In fall of 2017, the Education Act established new guidelines for homeschooling families. These guidelines, which were still general, already suggested that there would be both more recognition of the right to freedom of education and more accountability to government authorities. Most parents hoped above all for more fairness in the treatment they received. Conflicts between homeschooling families and many school boards are all too familiar, and these situations have led parents to distrust any form of control that could conceal an intention to make them give up their educational freedom.
The collaboration between the Minister, the Department and AQED, from the very beginning of this process, has led to a better understanding on both sides of the issues affecting this dossier. We appreciate being consulted early in this process of change to the law and being invited to participate in the Parliamentary Commission and the National Roundtable on homeschooling. Continuously listening to families’ concerns is an important factor in ensuring their eventual acceptance of these regulations.
In this regard, the recognition that parents have the right to choose their educational approach and that the objectives do not have to conform to the Progression of Learning of the Quebec program is a great step forward. The government’s offer to provide support instead of coercion when difficulties arise is a very good idea.
However, despite this spirit of collaboration, with the assent of Bill 144 Quebec becomes one of the Canadian provinces that has the most control over homeschooling families who do not seek government services or funding. Ontario and British Columbia do not require any default follow-up for homeschooling families. Only cases that are reported are investigated by school authorities.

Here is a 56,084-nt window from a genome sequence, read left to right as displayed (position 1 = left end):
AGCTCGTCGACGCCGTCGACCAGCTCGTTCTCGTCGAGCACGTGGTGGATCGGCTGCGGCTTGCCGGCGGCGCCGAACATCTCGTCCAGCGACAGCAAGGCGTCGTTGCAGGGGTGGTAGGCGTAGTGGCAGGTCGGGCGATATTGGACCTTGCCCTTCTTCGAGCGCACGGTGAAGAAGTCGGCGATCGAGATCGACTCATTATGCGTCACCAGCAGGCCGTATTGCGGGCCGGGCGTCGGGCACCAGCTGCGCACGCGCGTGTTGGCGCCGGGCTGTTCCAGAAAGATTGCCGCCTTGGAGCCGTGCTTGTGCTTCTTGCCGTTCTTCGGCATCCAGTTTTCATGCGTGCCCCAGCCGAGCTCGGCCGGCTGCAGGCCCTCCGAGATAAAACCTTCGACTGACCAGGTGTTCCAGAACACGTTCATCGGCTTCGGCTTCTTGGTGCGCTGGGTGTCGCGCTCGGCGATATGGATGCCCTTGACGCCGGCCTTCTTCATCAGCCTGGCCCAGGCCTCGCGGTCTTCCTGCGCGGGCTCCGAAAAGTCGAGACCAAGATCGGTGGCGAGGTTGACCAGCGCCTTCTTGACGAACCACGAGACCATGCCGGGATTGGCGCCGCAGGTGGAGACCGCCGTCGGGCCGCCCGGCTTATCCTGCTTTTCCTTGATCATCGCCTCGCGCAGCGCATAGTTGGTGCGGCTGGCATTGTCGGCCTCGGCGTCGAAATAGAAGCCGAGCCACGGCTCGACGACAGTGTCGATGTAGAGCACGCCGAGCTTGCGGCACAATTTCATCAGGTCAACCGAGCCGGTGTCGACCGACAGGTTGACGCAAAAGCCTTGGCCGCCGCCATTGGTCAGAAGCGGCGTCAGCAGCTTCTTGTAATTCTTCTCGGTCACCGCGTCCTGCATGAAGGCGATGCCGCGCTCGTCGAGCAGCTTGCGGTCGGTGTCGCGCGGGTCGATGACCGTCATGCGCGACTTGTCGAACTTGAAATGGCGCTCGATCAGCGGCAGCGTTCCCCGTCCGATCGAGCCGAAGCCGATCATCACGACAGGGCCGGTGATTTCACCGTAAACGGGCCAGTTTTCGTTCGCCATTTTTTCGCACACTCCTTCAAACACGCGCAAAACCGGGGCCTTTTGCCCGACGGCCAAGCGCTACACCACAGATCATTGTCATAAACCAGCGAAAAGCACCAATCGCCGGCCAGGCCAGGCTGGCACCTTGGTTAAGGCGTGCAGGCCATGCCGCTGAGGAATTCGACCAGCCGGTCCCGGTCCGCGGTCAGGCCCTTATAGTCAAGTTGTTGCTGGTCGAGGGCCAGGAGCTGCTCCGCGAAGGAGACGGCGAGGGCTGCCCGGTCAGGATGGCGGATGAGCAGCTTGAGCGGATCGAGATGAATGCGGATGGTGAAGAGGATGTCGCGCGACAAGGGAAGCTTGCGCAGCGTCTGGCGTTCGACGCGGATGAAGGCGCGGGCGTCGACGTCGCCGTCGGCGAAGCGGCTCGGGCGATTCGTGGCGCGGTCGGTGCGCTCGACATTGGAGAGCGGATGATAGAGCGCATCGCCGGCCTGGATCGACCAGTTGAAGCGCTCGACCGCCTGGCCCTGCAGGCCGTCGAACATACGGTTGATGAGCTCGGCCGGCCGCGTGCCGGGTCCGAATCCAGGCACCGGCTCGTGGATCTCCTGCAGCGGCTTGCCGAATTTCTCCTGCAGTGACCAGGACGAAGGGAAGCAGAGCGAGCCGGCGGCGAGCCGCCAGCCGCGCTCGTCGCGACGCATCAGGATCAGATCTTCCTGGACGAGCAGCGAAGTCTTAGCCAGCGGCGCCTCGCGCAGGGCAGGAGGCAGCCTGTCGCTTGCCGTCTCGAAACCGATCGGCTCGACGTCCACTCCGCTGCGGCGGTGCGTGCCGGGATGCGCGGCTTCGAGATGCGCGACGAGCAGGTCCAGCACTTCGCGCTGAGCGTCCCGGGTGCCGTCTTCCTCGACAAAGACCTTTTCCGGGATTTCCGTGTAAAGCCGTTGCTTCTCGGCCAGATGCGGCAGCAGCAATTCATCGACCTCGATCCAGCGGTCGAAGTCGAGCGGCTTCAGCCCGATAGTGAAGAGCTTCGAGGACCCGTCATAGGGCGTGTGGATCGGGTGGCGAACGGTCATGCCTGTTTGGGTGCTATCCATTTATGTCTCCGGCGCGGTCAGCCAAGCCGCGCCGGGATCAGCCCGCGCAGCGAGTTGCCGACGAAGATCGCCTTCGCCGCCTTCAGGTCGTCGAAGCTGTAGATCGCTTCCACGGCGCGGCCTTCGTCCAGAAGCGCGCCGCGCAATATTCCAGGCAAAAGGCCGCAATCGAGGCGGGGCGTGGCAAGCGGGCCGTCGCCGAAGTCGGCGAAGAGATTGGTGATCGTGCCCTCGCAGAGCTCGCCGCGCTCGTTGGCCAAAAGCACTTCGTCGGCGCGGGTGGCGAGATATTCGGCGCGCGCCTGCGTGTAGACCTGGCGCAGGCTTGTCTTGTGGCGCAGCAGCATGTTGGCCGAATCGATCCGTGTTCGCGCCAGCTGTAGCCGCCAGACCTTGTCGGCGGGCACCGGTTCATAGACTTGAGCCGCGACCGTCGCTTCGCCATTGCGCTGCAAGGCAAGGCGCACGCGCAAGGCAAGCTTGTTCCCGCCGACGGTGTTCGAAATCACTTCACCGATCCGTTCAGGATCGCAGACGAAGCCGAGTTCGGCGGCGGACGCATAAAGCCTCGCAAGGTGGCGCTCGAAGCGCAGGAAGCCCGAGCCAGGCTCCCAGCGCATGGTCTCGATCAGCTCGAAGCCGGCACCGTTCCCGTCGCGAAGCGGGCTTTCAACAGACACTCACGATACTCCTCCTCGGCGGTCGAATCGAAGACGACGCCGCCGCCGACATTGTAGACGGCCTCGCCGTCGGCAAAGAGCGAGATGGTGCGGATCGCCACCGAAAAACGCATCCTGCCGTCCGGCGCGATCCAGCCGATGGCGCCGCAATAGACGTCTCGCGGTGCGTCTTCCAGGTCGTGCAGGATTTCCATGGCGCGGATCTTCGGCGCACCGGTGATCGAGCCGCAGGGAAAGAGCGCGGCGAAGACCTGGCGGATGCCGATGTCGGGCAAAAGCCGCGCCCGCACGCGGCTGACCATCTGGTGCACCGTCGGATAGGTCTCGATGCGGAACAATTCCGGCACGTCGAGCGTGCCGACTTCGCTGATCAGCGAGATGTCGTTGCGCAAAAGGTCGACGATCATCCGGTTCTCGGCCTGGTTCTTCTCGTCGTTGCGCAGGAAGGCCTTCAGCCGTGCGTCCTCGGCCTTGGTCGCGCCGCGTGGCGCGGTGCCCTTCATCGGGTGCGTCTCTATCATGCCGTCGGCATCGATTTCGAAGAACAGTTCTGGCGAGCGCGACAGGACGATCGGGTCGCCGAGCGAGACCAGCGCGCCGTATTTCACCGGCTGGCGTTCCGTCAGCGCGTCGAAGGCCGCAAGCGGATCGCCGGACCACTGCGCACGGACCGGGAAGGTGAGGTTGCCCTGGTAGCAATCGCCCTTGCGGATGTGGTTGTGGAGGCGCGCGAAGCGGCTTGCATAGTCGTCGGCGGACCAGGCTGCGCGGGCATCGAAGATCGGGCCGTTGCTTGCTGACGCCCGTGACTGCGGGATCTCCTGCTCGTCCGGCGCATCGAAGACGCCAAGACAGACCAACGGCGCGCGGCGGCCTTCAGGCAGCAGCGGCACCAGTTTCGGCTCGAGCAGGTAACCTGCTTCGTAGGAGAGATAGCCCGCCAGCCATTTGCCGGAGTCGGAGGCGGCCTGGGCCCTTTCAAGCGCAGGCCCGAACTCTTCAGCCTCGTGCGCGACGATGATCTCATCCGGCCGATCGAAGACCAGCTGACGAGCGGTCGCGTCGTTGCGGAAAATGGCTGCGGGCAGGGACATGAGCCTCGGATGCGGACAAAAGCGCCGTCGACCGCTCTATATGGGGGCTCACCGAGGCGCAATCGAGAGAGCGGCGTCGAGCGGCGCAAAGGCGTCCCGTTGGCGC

In addition, several elements of the regulation adopted in June 2018 remain difficult for many families to accept. Concerns such as delays, fear of prejudice, the amount of work required to satisfy the Minister's representative, etc. were raised by many homeschooling families. It is worth remembering as well that the absence of documentation is not the same as the absence of education. Finally, the time parents have to spend on administrative tasks deprives children of valuable learning time with their parents. It is therefore important that homeschooling families in Quebec maintain a strong front so that the implementation of this legislation does not create a greater burden for families than the minimum required by law.
Photo credit: Céline Petsilas